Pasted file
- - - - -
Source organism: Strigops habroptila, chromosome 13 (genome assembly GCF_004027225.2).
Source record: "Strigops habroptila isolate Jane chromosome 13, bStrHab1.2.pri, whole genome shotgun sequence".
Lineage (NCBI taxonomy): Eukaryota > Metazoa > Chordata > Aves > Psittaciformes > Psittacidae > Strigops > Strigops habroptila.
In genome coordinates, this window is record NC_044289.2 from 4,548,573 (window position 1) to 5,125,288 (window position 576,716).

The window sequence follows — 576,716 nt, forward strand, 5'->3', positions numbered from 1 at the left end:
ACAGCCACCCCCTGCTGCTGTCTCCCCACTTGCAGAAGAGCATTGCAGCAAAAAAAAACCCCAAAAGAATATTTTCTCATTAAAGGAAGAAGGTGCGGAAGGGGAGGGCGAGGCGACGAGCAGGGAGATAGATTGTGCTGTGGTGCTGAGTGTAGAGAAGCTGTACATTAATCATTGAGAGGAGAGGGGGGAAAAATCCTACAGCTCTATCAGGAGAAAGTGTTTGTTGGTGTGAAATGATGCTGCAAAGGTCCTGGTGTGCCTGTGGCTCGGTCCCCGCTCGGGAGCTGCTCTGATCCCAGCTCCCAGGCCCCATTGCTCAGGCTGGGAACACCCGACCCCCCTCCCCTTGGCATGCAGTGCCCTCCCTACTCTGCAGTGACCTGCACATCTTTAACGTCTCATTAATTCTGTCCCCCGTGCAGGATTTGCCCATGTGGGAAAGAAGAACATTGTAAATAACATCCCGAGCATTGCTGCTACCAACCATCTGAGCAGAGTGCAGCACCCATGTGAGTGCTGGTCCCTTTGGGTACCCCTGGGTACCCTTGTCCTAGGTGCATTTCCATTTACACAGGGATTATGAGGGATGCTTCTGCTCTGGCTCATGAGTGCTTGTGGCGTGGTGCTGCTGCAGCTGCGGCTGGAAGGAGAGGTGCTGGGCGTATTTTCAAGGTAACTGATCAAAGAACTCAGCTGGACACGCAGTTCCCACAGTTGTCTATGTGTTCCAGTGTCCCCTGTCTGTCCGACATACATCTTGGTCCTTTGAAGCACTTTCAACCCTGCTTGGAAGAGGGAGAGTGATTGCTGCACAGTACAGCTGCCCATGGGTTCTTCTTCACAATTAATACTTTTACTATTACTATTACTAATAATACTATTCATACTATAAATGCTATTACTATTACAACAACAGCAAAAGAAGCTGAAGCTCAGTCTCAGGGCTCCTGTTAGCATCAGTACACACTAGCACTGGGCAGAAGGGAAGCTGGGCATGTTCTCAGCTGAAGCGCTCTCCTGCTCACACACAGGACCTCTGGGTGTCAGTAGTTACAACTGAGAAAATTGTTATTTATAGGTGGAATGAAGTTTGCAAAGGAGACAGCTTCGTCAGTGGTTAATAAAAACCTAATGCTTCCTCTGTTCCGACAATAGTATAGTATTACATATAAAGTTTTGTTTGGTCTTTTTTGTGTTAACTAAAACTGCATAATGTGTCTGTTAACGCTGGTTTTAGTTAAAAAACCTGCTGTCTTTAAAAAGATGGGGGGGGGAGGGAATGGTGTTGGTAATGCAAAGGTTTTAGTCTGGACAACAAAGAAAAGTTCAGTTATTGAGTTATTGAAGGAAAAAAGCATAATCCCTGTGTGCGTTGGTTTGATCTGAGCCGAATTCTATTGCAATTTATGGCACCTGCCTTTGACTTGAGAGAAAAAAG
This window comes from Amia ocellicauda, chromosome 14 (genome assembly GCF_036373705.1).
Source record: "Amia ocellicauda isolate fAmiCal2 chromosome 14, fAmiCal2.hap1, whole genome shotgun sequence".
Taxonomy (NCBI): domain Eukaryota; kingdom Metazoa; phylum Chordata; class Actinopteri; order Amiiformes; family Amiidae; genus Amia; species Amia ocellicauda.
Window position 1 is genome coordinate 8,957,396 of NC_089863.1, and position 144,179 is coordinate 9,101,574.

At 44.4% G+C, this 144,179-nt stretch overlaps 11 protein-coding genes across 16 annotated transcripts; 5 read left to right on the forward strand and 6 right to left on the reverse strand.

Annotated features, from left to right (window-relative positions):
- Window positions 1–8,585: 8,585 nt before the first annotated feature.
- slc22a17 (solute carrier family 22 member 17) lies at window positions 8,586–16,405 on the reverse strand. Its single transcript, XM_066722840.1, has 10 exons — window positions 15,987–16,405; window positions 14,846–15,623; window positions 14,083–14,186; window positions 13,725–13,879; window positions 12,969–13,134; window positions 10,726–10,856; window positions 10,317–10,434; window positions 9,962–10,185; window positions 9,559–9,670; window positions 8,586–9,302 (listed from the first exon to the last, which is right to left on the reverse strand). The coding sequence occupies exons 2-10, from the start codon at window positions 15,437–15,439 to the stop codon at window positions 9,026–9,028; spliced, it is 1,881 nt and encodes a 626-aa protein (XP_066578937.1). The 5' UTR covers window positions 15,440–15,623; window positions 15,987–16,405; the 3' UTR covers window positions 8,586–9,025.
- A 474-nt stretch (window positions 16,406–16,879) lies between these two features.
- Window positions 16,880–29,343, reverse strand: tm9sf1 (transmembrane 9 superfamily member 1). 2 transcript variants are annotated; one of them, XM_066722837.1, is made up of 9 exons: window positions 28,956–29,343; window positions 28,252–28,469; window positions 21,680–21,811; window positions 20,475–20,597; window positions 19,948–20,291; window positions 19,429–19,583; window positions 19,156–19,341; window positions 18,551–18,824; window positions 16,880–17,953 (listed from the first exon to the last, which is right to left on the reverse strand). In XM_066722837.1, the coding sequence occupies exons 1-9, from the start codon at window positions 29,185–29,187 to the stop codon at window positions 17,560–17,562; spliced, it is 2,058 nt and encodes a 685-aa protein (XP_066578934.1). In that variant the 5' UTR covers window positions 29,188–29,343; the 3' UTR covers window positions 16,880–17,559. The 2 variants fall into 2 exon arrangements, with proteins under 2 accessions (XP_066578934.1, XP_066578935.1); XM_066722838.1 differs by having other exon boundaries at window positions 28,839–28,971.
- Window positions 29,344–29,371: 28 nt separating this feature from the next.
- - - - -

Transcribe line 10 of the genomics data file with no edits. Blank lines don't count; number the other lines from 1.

Window position 1 is genome coordinate 8,957,396 of NC_089863.1, and position 144,179 is coordinate 9,101,574.